You could have been more than a kittypet…
Erin Hunter is back with Escape from the Forest, the second installment in the Tigerstar and Sasha series. Though, considering he’s really only part of book 1 and the first few pages of book 2, I don’t know how much you could say this series really has anything to do with Tigerstar. Honestly, this is truly Sasha’s story and the follow up in which she leaves the borderline abusive cat she thought she loved.
There’s definitely a sort of heartbreak that comes with learning the one you loved wasn’t who you thought they were. It’s certainly difficult to recognize manipulation and abusive tendencies and remove yourself from the one behaving that way when you love them. Honestly, despite her misgivings about Tigerstar’s parting words, Sasha is a genuinely strong character we can all look up to.
This story picks up right where the last left off, with Tigerstar asking Sasha to join Shadowclan. After the horrors she heard spewing from his mouth, however, she turns him down. Soon, Sasha is on her own again now in search of a new home. Eventually this leads her to a dock where a man with a small boat and a lake cruise business is down on his luck. Fortunately, Sasha can help him turn it around.
The Not So Shocking Result of an Affair
So, it’s not hard to figure out what will become of Sasha’s relationship with Tigerstar. Of course, Sasha would never return to the manipulative monster of a cat. But, they did spend quite a bit of time together. Much of this novel is spent with Sasha finding a home with the Captain and helping his business. Eventually, cold sets in and he has to leave the dock. But Sasha decides not to go with him.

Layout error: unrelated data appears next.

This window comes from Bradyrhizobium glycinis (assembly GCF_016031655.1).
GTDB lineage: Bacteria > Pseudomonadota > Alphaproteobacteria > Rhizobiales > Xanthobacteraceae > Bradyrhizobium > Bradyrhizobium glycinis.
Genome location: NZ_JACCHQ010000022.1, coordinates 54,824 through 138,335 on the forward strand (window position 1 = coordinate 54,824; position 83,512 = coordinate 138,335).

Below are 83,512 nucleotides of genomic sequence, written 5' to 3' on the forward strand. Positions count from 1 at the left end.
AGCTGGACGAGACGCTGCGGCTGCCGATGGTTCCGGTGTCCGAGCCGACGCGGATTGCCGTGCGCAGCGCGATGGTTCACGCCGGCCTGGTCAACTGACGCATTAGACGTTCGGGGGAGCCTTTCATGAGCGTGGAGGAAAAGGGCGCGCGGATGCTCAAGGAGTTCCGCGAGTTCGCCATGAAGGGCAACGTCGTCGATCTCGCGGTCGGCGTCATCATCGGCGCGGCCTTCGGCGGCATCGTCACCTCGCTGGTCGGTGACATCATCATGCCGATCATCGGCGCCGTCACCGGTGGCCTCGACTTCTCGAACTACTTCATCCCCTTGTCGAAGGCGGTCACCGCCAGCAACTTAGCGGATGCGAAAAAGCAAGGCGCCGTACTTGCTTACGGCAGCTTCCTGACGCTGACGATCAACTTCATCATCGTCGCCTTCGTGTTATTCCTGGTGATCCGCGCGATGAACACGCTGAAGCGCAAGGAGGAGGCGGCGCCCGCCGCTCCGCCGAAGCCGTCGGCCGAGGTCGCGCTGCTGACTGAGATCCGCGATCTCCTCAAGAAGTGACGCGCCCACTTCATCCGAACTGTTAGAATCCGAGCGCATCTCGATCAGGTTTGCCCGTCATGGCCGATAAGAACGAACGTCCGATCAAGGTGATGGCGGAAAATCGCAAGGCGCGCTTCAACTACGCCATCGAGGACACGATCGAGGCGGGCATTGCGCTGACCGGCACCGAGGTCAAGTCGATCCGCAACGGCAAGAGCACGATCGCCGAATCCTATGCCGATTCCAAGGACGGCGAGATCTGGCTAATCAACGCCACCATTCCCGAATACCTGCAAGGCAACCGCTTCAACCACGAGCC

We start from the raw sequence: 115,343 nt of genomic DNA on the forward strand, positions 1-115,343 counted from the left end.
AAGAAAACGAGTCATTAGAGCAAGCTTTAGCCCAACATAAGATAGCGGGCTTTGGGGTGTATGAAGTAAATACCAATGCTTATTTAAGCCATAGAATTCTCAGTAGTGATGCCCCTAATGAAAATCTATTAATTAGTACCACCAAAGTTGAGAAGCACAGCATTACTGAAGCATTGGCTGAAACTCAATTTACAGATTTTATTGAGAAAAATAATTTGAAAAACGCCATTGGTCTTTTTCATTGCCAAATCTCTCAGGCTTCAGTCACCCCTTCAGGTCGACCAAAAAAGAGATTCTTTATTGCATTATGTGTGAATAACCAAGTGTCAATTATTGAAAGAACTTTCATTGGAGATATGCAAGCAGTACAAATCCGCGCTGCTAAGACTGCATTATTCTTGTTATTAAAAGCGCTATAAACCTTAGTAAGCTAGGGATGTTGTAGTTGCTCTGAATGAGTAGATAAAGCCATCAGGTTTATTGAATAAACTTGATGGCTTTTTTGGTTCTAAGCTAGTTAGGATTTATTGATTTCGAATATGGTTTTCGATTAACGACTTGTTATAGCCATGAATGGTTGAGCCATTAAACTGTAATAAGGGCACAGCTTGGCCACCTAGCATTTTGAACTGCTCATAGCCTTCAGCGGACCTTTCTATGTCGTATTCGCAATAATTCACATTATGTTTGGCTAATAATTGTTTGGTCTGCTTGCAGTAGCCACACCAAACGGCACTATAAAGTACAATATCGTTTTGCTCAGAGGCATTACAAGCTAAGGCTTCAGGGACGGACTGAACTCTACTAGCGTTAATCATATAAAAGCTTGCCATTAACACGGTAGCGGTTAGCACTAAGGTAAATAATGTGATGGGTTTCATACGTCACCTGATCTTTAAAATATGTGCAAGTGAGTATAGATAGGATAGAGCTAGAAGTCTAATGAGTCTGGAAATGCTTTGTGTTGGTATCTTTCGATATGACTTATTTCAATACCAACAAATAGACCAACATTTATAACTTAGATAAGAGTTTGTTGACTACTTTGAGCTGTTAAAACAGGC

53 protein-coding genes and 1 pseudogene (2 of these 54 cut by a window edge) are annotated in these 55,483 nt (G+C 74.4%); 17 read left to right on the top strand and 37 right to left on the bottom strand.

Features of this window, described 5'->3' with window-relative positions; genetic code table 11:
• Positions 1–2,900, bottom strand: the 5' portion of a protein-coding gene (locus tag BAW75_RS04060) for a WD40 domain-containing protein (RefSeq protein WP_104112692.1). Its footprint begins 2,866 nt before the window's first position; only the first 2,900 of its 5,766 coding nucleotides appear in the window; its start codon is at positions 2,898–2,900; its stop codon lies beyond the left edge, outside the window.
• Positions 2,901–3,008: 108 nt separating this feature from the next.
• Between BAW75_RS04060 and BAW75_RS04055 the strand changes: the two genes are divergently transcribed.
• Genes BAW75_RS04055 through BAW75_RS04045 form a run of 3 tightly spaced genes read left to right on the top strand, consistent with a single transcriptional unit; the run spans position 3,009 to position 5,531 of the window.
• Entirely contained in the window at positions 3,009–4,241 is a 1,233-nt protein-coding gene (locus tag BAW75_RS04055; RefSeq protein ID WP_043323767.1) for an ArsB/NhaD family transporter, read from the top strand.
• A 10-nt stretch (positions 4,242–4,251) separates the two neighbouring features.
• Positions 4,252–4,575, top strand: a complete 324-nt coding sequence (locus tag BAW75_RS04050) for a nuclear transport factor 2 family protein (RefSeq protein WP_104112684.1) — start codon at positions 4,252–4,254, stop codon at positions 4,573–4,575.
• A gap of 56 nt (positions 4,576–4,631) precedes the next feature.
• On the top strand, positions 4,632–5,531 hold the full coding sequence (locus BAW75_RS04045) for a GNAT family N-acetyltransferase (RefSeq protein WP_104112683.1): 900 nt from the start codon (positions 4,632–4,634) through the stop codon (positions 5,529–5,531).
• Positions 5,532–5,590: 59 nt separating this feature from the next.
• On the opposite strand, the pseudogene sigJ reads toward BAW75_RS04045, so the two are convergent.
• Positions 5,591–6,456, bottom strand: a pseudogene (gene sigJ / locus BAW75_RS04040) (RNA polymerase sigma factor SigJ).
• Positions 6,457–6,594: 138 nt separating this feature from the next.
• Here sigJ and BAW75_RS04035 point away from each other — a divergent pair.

She has a different future for herself, one that I think many could guess and may even be included in the synopsis of the graphic novel series as a whole.
It was a really nice interlude, but the moments in which this part of Sasha’s story really shined are the ones in which she made the hard, but right decisions. I think the merit of this graphic novel really comes from the idea that we must get away from manipulative abusers, even if we may love them.
There’s a lot to say for Tigerstar’s problematic treatment of Sasha on account of her being a kittypet. Somehow, it’s okay that she is only insofar as she turns her back on her past and never speaks of it again. Yet, in the same breath, Tigerstar wishes to destroy other kittypets. I’m honestly surprised at the depth of this story and impressed with Sasha’s strength.
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